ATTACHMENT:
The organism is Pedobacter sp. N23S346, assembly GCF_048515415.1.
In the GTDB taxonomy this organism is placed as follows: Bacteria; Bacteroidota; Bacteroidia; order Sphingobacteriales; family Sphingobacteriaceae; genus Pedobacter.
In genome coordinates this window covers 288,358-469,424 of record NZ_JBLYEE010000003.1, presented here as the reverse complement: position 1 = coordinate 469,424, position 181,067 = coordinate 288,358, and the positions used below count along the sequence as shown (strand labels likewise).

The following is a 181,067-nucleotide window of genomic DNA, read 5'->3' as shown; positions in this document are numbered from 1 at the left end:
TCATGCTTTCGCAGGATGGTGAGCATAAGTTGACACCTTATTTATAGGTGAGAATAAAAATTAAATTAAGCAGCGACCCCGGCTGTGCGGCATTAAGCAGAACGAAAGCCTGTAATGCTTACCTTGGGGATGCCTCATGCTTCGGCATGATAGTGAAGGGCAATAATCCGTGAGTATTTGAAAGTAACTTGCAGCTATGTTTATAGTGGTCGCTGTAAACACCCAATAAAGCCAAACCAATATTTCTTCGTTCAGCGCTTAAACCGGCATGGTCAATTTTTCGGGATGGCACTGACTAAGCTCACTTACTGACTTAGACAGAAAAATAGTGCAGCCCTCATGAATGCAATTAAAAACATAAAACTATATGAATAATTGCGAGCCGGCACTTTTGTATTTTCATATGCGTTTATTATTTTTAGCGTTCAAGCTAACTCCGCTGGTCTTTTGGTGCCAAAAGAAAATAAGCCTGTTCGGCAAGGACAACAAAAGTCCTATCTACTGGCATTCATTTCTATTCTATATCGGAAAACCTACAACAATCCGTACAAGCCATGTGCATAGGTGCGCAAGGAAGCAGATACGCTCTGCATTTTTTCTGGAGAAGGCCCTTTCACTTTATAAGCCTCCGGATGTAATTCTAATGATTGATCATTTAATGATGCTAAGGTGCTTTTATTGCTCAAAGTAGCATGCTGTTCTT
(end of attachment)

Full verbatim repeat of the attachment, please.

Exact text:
The organism is Pedobacter sp. N23S346, assembly GCF_048515415.1.
In the GTDB taxonomy this organism is placed as follows: Bacteria; Bacteroidota; Bacteroidia; order Sphingobacteriales; family Sphingobacteriaceae; genus Pedobacter.
In genome coordinates this window covers 288,358-469,424 of record NZ_JBLYEE010000003.1, presented here as the reverse complement: position 1 = coordinate 469,424, position 181,067 = coordinate 288,358, and the positions used below count along the sequence as shown (strand labels likewise).

The following is a 181,067-nucleotide window of genomic DNA, read 5'->3' as shown; positions in this document are numbered from 1 at the left end:
TCATGCTTTCGCAGGATGGTGAGCATAAGTTGACACCTTATTTATAGGTGAGAATAAAAATTAAATTAAGCAGCGACCCCGGCTGTGCGGCATTAAGCAGAACGAAAGCCTGTAATGCTTACCTTGGGGATGCCTCATGCTTCGGCATGATAGTGAAGGGCAATAATCCGTGAGTATTTGAAAGTAACTTGCAGCTATGTTTATAGTGGTCGCTGTAAACACCCAATAAAGCCAAACCAATATTTCTTCGTTCAGCGCTTAAACCGGCATGGTCAATTTTTCGGGATGGCACTGACTAAGCTCACTTACTGACTTAGACAGAAAAATAGTGCAGCCCTCATGAATGCAATTAAAAACATAAAACTATATGAATAATTGCGAGCCGGCACTTTTGTATTTTCATATGCGTTTATTATTTTTAGCGTTCAAGCTAACTCCGCTGGTCTTTTGGTGCCAAAAGAAAATAAGCCTGTTCGGCAAGGACAACAAAAGTCCTATCTACTGGCATTCATTTCTATTCTATATCGGAAAACCTACAACAATCCGTACAAGCCATGTGCATAGGTGCGCAAGGAAGCAGATACGCTCTGCATTTTTTCTGGAGAAGGCCCTTTCACTTTATAAGCCTCCGGATGTAATTCTAATGATTGATCATTTAATGATGCTAAGGTGCTTTTATTGCTCAAAGTAGCATGCTGTTCTT